Chapter 5 and 6 of Arlo

Aloha – A reminder that the first four chapters are also available and that this is a first draft of Arlo. Tonight you’re starting to catch up.  Yes, I did finish another chapter, but in this case chapter 5 is short so I’ve tossed in the draft for chapter 6 as well.  Enjoy, Doc

Chapter 5  The Red Iguana

The Red Iguana was on the west side of Salt Lake City on north Temple on the way to the Salt Lake International Airport.  It was in a part of the city that most people avoided, and few of the middle class would consider stopping.  The exterior of the building was uninviting with signage that seemed more fitting for a pawn shop than a restaurant.  Yet people lined up wrapping around the exterior of the building during lunch and dinner hours.

Aware of the popularity of the best Mexican restaurant in city, Marshall had arranged to meet with Blake and Justin at 11:00 a.m. shortly after his flight arrived in Utah.  The interior was as uninviting as the exterior, with small, square metal tables crowded together, with the wait staff weaving between the patrons taking and serving orders.  Marshall arrived early, and was sitting at a corner table with his back to the wall so he could see Blake and Justin arrive.  He was nibbling on a second bowl of chips and salsa when they came through the front door at 11:17.  Earlier than usual, he thought, as he motioned them back.

“Well?”  Blake’s eyes gleamed with anticipation.

“I recommend any of the enchiladas.  Their mole’s are excellent.  I’m not a fan of the carne adobada,” Marshall leaned back on his chair.  “I miss this place.  I wish we could do more of our work here.”

Justin pulled out a chair scrapping the floor.  “I think he,” nodding toward Blake, was wondering how things went with your dad.”

“Oh that?” Marshall leaned forward, “About as I expected.  He’s trying to play me, but he countered my sixty percent offer with a ninety percent counter offer before I left.  He never does that unless he’s already made up his mind.”

“Does what?” Blake queried.

“Makes a counter offer.  Oh he’ll try to string us along and improve his position, but he already smells the money rolling into his account.”

“Well, it is a lot of money,” Justin observed.  The added, “Is ten percent enough?”

“For what we want?” Marshall leaned in, “Depends on how the old fox does the math… yes, anything over five percent will be enough.  If we get ten percent of the profits without too many fees for this or that overhead and we’ll have plenty.  So far I don’t think he has any idea of what this is all about and we have to keep it that way.”

Marshall looked around.  He had to be careful not to bump into the person sitting behind him, or bumping the elbow of the young oriental woman sitting on his right side.  Leaning even closer he added, “In fact, I think we better change subjects.”  Leaning back he asked in a normal voice, “So how are you doing in Assassin’s Creed?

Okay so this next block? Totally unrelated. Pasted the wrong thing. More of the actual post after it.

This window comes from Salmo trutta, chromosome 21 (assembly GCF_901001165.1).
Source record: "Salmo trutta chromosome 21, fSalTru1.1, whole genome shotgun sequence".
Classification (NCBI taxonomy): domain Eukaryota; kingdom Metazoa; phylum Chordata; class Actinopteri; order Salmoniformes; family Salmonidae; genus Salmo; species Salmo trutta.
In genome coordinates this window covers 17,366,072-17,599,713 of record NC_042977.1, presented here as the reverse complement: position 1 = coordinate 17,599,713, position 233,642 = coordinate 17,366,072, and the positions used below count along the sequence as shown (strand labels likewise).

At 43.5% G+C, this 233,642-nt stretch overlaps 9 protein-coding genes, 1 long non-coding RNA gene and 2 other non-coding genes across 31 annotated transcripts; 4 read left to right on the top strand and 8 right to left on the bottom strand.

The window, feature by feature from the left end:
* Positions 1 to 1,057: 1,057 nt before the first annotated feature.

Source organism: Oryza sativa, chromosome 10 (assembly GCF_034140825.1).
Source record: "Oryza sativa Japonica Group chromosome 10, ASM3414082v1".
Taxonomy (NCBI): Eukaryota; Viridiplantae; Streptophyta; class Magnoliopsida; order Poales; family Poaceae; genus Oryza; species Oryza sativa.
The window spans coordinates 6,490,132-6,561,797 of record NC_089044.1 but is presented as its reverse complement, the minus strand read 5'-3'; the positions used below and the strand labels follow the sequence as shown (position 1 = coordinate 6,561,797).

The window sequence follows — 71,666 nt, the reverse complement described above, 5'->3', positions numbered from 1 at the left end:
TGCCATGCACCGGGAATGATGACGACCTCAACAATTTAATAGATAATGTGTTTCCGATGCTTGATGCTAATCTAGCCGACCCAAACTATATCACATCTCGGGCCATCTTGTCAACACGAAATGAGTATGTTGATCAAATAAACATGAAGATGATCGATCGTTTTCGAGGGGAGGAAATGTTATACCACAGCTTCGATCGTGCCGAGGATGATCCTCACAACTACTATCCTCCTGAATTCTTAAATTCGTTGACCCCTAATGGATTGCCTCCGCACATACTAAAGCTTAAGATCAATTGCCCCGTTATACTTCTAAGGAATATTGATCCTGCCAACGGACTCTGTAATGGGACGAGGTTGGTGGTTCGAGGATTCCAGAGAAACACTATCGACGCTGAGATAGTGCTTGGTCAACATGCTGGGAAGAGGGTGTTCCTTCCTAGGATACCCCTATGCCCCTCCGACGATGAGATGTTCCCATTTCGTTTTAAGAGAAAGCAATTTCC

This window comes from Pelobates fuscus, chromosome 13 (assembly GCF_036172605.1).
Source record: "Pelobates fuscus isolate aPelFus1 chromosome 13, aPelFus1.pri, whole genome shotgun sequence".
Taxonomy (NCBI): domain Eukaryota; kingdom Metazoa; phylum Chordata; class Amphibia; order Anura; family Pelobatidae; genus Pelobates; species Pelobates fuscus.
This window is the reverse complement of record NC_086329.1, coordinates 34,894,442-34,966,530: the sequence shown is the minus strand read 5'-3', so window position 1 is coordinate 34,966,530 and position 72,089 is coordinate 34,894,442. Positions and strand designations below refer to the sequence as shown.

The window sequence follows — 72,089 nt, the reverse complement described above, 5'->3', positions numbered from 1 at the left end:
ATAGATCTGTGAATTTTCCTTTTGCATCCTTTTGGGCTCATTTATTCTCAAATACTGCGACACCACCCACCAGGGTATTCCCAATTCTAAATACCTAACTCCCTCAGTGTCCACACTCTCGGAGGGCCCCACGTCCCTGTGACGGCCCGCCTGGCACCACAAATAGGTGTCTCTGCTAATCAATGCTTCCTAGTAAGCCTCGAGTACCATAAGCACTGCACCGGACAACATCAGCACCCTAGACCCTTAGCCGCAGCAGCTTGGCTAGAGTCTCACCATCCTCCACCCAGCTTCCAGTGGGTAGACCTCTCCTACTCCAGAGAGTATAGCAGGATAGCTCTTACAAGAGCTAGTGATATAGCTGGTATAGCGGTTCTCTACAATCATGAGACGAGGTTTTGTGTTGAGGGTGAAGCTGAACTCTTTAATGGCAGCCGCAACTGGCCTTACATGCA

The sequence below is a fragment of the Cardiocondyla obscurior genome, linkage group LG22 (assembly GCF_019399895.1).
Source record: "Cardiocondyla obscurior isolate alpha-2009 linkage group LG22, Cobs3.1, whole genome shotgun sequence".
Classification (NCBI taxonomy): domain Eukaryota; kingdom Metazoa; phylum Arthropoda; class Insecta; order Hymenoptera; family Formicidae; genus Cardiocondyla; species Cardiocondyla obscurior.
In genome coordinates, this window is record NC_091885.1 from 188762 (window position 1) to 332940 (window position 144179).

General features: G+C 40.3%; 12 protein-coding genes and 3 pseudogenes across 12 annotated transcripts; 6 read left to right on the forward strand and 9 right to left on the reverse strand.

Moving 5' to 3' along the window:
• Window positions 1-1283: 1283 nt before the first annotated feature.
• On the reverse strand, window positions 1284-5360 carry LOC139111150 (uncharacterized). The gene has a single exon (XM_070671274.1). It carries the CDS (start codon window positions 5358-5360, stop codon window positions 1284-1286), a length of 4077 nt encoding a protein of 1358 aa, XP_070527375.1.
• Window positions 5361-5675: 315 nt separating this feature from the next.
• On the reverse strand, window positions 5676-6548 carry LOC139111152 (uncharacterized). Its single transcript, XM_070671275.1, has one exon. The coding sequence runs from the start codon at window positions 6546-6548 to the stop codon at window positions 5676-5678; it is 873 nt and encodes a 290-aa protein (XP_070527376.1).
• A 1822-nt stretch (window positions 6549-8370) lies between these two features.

“Sequence eleven,” Justin responded immediately.

By the time they left the restaurant the lines had formed past the edge of the building.  “So why are we in Utah?” Justin queried.

“Thriving economy, technology hub, strong work ethic …,” Blake began counting off with his fingers.

“We can talk about that as we drive.  Did you two bring a car?” Marshall asked.

“Five national parks, beautiful mountains, great skiing…. Belay that, too late in the year for skiing,” Blake continued.

“No, you said you’d rent a car at the airport.  So we grabbed the Trax line from downtown,” Justin answered.

“Temple Square, BYU, beautiful girls,” Blake was starting to wind down.

“We’re going to Brigham City,” Marshall confided.  “I understand they have some great raspberry milkshakes up there.”

“Milkshakes?  You flew us all the way out to Utah for milkshakes?” Blake interrupted.

“No,” Marshall smirked, “But if we hurry we may make it in time for some shakes.”  He pulled keys from his pocket and they heard the distinct beep of car doors being unlocked.  Twenty feet away they saw the headlights of a gray Jeep Cherokee.  “Get in,” Marshall snapped.  “We spent too much time eating lunch.”

They drove north on I-15 that was cluttered with new homes and commercial properties lining both sides of the freeway for over an hour.  Passing through Ogden, traffic began thinning out, and they caught occasional glimpses of water to their left, and fruit trees on the hills to the right.

Neither Blake nor Justin could get anything out of Marshall as to their reasons for traveling out into the wilderness of Utah.

“This is not the wilderness of Utah,” Marshall responded.  The wilderness areas are north and east and south of Salt Lake City.  When they finally approached Brigham City, Marshall turned away from the city, rather than toward the eastern mountain.  Continuing down a two lane highway, the ground became rocky, brown and desolate.  “Okay, maybe there is some wilderness up this way,” Marshall laughed.

Eventually the rock and dirt was interrupted by a tall chain linked fence topped with concertina wire.   Eventually they reached the gate for ATK-Thiokol.  Blake immediately perked up, “Is this their test range?”

“Not only their test range, but if we can get through security in less than twenty minutes, we can watch a test firing of their fusion engine.  I got a pass for three scientists.  Are either of you qualified to be called scientists?”

“So we’re here,” Justin complained, “to see the test firing of an engine system, that Blake already discards as inferior to his own design?”

“I’m interested,” Marshall smiled.  “You never know, these sorts of things often give people better ideas just for seeing them.”  Then he scowled, “But actually this is more a distraction.  We have other reasons for being here.”

They made it through security and to the test firing with two minutes to spare.  But technical glitches delayed the test by over two hours.  It was late afternoon before they drove into Brigham City for the promised black raspberry milk shakes.

Sitting outside an ice cream parlor Marshall turned to Blake, “Well?”

“The test was certainly impressive.  Better than most fireworks displays I’ve seen.  But, it is way to energy hungry.  How do they expect that to efficiently deliver the first permanent base to Mars?” Blake started.  “But, it did give me a few ideas relative to my design.  The propulsion system has to help generate speed, but also be much more cost effective.  I believe the solar sails will help give us that added boost.  But I don’t want to use them in the Belt.  Getting from here past Mars, I think we can save dollars and time.”

“You said this was more of a side trip than our actual purpose,” Justin interrupted.  “Why did you bring us all the way out here?”

“Patience,” Marshall paused and bent over in pain.

“Are you okay?” Justin reached over in concern.